On April 7th, our little girl pup was born. Seven weeks later, we took her home with us. Three weeks later, we had to give her to my in-laws… where she still remains today. What happened you say? I’ll tell you… it’s called fur parent fail! There, I’ve said it. I’ve been ashamed to admit it, but I can’t hide it anymore. People are asking questions, neighbours are giving us weird looks. They know the dog is no longer around… so where could she be? Well… it’s time for the truth to come out.
Yes, it was my idea to get a dog. I thought it would be a perfect addition to our family. John and I always talked about getting a dog and Kyle loved dogs so much, it only made sense. I figured the timing was right. Kyle was a bit “older” and we weren’t yet expecting our second child. I figured it gave us a good year in between kids and Kyle wasn’t as needy anymore. All of this makes sense, right?
When we brought our pup (Corona) home, all was good. At first a least. However, at this point I was one month pregnant and suddenly, I couldn’t stand to be around her. Her smell was bothering me so much, I couldn’t come within 10 feet of her. That made it a little hard to take care of her. Also, she couldn’t stop jumping and biting Kyle. When she was still really small, it wasn’t a big deal, Kyle could handle himself. But once she got bigger, she pushed Kyle over. To say the least, he wasn’t a happy boy. So Corona spent most of her time outside in our backyard. Although being outside was nice, it wasn’t fair to her. What’s more, Kyle was on a new sleep schedule, waking up between 5:30 and 6 AM, around the same time as Corona. Since I was not feeling well (did I mention I was pregnant and super nauseous from Corona’s smell and super tired ALL THE TIME???), my husband would be the one who would wake up early each morning taking care of Kyle and Corona. His main objective became keeping Kyle and Corona separated and happy at the same time. At 5:30 in the morning, this was a frustrating task, and I was no help. To say the least, my husband started despising my “great idea” of getting a dog.
To help us out, my in-laws offered to watch Corona for the summer. They spent most of their time at the cottage, and figured she would love it up there. And they were right, she did love it up there. And what was supposed to be a short-term solution, ended up being for the long-term. I was finally able to admit that we really couldn’t take of Corona, with our second child on the way and Corona still being a puppy when the baby arrives. It took me a while to admit this, but I had. For the sake of my husband’s sanity, and for our non-fur-children.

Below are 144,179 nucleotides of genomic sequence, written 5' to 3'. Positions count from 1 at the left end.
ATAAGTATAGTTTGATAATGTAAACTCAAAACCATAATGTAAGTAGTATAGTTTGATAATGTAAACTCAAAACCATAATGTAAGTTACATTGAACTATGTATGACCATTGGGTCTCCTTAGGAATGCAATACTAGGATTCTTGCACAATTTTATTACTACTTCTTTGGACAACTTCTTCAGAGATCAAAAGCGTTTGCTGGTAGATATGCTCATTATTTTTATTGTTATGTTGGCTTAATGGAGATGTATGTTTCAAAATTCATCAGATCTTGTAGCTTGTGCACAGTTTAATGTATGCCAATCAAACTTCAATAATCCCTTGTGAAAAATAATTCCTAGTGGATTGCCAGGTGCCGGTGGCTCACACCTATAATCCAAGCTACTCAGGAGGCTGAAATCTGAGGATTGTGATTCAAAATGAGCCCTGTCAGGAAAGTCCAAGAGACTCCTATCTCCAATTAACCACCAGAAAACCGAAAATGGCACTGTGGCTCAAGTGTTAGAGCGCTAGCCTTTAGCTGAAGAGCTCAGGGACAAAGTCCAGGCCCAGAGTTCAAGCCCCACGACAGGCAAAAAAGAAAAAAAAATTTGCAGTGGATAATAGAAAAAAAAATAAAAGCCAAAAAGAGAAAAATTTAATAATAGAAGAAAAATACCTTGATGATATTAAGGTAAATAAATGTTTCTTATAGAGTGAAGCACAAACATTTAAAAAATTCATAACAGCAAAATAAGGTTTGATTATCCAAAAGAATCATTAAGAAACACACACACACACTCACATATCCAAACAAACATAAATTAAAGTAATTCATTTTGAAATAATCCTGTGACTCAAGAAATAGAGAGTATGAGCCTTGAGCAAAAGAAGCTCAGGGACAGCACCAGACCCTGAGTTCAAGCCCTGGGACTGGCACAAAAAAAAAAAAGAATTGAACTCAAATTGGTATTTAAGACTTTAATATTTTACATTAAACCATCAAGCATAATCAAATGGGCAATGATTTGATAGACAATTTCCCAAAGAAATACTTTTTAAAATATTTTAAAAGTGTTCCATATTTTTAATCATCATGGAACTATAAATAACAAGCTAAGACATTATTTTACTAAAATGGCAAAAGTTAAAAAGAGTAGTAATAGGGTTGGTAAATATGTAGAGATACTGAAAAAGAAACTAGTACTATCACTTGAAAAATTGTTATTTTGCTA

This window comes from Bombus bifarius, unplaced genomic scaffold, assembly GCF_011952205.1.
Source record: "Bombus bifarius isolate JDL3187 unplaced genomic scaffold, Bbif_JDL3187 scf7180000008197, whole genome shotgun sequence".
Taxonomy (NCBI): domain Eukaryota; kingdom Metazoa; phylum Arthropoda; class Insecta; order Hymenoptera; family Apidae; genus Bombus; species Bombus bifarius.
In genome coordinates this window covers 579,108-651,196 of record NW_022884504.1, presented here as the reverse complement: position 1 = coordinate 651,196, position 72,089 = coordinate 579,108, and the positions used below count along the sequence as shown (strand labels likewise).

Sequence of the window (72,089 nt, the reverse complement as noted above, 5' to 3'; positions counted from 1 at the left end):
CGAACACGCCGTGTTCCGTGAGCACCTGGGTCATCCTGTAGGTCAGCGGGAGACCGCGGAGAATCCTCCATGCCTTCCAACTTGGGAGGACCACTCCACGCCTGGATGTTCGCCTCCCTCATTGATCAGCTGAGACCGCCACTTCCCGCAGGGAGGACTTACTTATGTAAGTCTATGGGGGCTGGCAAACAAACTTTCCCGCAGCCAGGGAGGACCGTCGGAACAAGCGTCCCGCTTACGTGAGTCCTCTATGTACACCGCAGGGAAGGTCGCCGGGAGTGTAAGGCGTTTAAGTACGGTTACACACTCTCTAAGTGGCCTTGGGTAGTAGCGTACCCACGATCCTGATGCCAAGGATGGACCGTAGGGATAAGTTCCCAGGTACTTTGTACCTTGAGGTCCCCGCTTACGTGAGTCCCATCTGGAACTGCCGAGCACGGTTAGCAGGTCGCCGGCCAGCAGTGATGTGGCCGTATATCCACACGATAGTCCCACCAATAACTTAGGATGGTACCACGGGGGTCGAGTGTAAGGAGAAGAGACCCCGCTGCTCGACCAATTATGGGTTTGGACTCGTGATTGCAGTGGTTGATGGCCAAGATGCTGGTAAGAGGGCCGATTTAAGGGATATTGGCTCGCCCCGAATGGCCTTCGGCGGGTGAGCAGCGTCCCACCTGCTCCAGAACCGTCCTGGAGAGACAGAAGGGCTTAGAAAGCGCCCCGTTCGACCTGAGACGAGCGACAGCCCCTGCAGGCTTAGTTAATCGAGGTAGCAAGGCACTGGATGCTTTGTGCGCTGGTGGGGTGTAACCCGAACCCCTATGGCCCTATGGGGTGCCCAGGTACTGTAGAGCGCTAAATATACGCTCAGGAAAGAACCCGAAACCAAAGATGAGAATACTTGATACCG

Where the signs there all along? Sure… there were some. When we were seeking out a breeder, a few e-mailed me back saying that I would be hard pressed to find a breeder willing to sell us a pup with a two year-old son. I just figured they were jerks. At the time we researched this, I wasn’t pregnant, but I was by the time we went to pick up Corona from the breeder. My first pregnancy was very tough (gagging, nausea and vomiting, and extreme tiredness). So should I have figured out that things would have been the same this time around? Probably… but who have guessed that a puppy smell would have bothered me? I didn’t!
The good news is that Corona is still in the family. Kyle still gets to see her a lot and grow up with a dog near by. It also made John and I realize that maybe we’re not dog people after all. Instead, we realized we’re baby / toddler / children people instead. At least, that’s our priority at the moment. It also turns out that we’re not the first (or the last) to have made that mistake. Our elderly, and much more mature neighbours, who have a dog, admitted to us that they made the same mistake when their children were still toddlers and they had to give their dog away. Knowing this, and the fact that they still got another dog later on in their life, made us feel human again. And the guilt that I was carrying around with me, somewhat lifted. Did we fail as fur parents? YES! But at least it was in the name of our children, the real ones, the human ones, and I wouldn’t want it any other way.